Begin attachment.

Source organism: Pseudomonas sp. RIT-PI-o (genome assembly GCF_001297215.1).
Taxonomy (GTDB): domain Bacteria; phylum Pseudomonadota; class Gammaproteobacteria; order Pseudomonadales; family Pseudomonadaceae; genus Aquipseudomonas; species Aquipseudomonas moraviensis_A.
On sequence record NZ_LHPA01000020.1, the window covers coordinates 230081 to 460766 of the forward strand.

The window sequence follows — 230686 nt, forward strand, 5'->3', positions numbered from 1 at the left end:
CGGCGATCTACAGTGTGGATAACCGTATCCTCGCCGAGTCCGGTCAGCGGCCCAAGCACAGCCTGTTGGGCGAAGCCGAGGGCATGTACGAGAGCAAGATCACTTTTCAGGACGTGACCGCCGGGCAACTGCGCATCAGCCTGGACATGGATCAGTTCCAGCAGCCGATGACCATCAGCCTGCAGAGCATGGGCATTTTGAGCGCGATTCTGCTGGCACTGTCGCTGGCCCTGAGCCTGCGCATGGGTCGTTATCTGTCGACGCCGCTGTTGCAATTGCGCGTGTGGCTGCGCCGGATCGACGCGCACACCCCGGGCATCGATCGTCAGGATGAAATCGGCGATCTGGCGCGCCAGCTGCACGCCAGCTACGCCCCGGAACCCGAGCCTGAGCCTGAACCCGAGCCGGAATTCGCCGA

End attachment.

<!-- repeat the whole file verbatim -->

Source organism: Pseudomonas sp. RIT-PI-o (genome assembly GCF_001297215.1).
Taxonomy (GTDB): domain Bacteria; phylum Pseudomonadota; class Gammaproteobacteria; order Pseudomonadales; family Pseudomonadaceae; genus Aquipseudomonas; species Aquipseudomonas moraviensis_A.
On sequence record NZ_LHPA01000020.1, the window covers coordinates 230081 to 460766 of the forward strand.

The window sequence follows — 230686 nt, forward strand, 5'->3', positions numbered from 1 at the left end:
CGGCGATCTACAGTGTGGATAACCGTATCCTCGCCGAGTCCGGTCAGCGGCCCAAGCACAGCCTGTTGGGCGAAGCCGAGGGCATGTACGAGAGCAAGATCACTTTTCAGGACGTGACCGCCGGGCAACTGCGCATCAGCCTGGACATGGATCAGTTCCAGCAGCCGATGACCATCAGCCTGCAGAGCATGGGCATTTTGAGCGCGATTCTGCTGGCACTGTCGCTGGCCCTGAGCCTGCGCATGGGTCGTTATCTGTCGACGCCGCTGTTGCAATTGCGCGTGTGGCTGCGCCGGATCGACGCGCACACCCCGGGCATCGATCGTCAGGATGAAATCGGCGATCTGGCGCGCCAGCTGCACGCCAGCTACGCCCCGGAACCCGAGCCTGAGCCTGAACCCGAGCCGGAATTCGCCGA